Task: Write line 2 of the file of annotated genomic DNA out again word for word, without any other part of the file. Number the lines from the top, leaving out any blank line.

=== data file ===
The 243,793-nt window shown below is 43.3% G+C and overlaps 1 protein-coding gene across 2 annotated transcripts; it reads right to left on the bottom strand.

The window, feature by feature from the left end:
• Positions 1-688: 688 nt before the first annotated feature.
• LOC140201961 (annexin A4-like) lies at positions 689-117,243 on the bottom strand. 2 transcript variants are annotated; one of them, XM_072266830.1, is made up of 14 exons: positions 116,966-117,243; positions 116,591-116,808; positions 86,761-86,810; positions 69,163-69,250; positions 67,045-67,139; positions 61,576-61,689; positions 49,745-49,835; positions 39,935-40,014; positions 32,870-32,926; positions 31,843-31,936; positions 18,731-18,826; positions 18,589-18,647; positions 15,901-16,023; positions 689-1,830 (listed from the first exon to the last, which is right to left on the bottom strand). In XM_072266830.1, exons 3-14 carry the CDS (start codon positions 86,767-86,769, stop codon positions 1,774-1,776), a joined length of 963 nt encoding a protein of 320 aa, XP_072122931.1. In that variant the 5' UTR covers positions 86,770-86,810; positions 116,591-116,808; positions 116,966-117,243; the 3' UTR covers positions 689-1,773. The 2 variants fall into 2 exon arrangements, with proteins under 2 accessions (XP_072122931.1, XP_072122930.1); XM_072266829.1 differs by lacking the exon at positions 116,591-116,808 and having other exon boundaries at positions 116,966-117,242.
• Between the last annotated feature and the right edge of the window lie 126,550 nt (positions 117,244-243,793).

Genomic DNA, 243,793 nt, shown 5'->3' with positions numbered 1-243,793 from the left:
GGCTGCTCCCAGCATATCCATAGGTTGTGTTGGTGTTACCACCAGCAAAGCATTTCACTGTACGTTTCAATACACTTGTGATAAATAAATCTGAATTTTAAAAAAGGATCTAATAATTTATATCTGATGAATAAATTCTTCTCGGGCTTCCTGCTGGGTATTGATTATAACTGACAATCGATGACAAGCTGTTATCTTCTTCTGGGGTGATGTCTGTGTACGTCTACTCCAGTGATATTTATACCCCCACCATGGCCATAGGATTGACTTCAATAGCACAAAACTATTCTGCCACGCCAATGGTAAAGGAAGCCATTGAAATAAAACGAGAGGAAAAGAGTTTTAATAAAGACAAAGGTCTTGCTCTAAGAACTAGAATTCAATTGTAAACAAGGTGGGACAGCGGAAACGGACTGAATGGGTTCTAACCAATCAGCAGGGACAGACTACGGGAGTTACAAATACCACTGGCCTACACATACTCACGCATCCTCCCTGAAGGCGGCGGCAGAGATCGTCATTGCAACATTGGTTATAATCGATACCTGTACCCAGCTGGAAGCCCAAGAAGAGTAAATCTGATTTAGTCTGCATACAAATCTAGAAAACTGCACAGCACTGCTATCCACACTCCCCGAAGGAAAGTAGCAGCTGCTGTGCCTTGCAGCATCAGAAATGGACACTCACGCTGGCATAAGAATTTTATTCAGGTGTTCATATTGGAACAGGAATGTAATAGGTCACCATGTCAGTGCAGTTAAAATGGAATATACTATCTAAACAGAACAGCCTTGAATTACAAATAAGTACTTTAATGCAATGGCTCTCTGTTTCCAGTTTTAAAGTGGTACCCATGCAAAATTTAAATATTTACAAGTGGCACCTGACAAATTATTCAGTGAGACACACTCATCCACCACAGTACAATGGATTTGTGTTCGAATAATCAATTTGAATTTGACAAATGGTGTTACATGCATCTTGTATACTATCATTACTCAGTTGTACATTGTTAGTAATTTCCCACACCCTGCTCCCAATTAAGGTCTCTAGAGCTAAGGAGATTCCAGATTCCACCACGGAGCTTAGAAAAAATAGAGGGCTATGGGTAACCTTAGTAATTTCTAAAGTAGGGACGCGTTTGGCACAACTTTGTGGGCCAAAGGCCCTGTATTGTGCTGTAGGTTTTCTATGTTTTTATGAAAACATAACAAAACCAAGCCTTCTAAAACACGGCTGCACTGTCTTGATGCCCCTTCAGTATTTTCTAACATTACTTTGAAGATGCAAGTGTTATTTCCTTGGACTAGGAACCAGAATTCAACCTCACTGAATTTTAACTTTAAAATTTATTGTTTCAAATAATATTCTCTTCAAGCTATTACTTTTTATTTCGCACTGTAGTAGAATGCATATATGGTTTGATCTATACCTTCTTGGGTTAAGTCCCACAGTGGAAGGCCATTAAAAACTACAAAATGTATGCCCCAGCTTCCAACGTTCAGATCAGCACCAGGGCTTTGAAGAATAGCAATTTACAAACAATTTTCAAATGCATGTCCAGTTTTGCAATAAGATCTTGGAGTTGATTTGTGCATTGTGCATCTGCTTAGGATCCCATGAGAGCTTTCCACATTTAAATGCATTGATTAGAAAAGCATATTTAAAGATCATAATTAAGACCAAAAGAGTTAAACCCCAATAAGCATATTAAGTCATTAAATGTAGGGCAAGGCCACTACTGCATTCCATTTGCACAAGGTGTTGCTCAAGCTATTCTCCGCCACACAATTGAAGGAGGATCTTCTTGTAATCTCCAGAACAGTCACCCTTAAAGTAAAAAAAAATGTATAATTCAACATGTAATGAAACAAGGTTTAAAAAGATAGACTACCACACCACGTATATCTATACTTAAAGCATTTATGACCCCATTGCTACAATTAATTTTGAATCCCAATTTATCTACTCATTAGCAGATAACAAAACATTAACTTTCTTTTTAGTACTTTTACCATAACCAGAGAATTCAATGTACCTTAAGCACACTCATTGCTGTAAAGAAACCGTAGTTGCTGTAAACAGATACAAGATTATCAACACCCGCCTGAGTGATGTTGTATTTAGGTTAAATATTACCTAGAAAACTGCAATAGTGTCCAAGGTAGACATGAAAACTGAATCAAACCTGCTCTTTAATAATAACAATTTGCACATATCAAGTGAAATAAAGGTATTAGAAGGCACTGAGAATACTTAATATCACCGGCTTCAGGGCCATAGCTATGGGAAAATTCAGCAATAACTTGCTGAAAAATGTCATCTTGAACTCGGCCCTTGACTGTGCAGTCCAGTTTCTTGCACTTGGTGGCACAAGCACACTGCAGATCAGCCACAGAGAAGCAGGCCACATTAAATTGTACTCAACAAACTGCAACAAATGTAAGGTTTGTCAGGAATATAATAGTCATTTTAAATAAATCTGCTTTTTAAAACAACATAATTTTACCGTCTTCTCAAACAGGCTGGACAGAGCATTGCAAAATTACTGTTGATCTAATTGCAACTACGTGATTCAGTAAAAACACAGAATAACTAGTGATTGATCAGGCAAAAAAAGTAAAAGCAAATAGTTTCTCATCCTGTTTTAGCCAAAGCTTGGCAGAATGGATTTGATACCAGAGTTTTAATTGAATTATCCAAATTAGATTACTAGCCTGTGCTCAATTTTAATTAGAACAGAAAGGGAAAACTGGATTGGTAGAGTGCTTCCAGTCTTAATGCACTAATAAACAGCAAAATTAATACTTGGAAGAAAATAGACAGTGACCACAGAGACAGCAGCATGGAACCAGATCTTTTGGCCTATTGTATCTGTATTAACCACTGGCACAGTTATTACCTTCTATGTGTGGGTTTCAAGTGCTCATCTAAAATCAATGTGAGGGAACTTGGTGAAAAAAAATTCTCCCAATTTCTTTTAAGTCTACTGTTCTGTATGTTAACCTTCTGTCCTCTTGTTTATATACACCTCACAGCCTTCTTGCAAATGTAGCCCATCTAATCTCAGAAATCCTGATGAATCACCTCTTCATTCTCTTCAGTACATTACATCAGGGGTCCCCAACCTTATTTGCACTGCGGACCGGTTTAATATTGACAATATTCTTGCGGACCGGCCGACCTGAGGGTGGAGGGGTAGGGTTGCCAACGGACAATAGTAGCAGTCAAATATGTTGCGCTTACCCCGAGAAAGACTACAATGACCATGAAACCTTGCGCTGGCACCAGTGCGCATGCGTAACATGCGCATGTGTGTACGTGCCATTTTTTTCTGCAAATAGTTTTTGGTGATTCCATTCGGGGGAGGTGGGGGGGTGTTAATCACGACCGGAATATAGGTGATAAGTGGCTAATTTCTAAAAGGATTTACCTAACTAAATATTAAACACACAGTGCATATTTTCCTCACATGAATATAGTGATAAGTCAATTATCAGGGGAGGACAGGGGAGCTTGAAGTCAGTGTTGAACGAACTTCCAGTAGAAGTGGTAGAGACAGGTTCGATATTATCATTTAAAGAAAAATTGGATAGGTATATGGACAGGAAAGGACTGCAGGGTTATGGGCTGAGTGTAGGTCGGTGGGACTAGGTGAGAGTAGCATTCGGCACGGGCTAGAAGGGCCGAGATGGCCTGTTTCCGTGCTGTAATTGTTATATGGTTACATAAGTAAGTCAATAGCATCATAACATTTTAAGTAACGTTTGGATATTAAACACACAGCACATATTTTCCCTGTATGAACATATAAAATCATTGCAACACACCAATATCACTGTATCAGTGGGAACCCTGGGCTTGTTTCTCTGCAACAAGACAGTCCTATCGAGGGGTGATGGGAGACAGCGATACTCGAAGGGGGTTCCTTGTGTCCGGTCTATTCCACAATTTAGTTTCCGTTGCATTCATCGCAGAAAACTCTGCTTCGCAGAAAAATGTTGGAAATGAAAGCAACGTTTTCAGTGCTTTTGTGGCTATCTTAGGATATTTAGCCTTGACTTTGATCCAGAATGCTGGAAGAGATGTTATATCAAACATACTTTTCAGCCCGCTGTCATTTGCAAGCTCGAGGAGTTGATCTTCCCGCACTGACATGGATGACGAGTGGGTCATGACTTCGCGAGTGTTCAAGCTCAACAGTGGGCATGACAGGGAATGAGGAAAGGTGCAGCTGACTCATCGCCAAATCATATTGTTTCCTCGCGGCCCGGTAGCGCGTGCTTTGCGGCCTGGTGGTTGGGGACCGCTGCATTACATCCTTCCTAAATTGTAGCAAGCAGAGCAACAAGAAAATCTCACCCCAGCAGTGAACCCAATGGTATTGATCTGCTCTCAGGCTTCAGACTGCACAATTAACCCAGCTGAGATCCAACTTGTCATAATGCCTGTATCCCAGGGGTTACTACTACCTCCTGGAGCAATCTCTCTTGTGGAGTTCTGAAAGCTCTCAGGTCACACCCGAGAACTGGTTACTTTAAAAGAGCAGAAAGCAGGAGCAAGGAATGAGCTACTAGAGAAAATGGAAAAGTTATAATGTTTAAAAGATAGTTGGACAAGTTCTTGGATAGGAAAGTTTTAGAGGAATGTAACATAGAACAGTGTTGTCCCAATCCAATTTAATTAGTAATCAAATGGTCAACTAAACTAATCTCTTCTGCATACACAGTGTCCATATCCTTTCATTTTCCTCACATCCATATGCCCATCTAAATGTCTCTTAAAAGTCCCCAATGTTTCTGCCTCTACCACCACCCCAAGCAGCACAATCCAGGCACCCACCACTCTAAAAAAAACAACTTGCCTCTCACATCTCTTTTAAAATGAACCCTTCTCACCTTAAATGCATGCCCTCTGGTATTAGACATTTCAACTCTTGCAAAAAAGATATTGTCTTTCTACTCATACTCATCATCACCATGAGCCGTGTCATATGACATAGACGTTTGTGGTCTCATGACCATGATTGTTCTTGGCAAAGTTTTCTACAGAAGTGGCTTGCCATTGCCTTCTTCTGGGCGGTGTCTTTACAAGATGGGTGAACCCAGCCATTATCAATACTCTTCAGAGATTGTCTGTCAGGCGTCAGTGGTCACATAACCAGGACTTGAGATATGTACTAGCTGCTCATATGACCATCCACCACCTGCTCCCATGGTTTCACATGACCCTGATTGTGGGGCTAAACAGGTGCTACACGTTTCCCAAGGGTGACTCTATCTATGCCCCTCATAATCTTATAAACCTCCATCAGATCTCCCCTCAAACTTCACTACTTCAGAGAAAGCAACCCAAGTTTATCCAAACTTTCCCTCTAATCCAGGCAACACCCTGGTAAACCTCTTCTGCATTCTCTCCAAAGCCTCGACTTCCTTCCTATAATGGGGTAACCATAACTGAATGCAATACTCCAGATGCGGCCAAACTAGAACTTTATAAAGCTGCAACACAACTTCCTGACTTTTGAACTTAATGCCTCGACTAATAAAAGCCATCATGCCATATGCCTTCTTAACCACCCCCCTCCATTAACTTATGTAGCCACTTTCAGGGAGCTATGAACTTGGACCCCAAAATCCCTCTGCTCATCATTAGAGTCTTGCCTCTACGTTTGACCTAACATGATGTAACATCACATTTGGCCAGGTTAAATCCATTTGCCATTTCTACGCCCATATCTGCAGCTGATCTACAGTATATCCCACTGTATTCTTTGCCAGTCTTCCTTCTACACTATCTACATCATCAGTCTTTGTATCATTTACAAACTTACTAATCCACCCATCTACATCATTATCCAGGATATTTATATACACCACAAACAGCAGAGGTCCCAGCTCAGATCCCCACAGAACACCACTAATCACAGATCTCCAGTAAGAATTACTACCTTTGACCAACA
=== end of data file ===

The window, feature by feature from the left end: